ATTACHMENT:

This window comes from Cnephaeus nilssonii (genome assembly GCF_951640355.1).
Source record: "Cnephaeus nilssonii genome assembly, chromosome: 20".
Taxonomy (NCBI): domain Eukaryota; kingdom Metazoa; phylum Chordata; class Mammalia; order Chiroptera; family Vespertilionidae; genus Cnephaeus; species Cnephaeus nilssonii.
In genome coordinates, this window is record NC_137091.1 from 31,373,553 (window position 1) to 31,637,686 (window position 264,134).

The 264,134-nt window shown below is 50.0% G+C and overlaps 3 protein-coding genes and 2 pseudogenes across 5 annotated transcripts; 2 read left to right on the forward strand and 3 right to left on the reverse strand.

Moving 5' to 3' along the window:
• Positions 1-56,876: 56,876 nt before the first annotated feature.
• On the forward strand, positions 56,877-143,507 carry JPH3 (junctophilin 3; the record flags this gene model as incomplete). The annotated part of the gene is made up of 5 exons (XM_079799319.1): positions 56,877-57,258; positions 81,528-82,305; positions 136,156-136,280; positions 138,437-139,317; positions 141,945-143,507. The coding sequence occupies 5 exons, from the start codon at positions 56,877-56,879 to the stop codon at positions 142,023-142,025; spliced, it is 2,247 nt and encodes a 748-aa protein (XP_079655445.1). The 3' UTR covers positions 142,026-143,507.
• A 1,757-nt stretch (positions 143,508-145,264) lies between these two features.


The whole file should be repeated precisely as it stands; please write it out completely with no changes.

This window comes from Cnephaeus nilssonii (genome assembly GCF_951640355.1).
Source record: "Cnephaeus nilssonii genome assembly, chromosome: 20".
Taxonomy (NCBI): domain Eukaryota; kingdom Metazoa; phylum Chordata; class Mammalia; order Chiroptera; family Vespertilionidae; genus Cnephaeus; species Cnephaeus nilssonii.
In genome coordinates, this window is record NC_137091.1 from 31,373,553 (window position 1) to 31,637,686 (window position 264,134).

The 264,134-nt window shown below is 50.0% G+C and overlaps 3 protein-coding genes and 2 pseudogenes across 5 annotated transcripts; 2 read left to right on the forward strand and 3 right to left on the reverse strand.

Moving 5' to 3' along the window:
• Positions 1-56,876: 56,876 nt before the first annotated feature.
• On the forward strand, positions 56,877-143,507 carry JPH3 (junctophilin 3; the record flags this gene model as incomplete). The annotated part of the gene is made up of 5 exons (XM_079799319.1): positions 56,877-57,258; positions 81,528-82,305; positions 136,156-136,280; positions 138,437-139,317; positions 141,945-143,507. The coding sequence occupies 5 exons, from the start codon at positions 56,877-56,879 to the stop codon at positions 142,023-142,025; spliced, it is 2,247 nt and encodes a 748-aa protein (XP_079655445.1). The 3' UTR covers positions 142,026-143,507.
• A 1,757-nt stretch (positions 143,508-145,264) lies between these two features.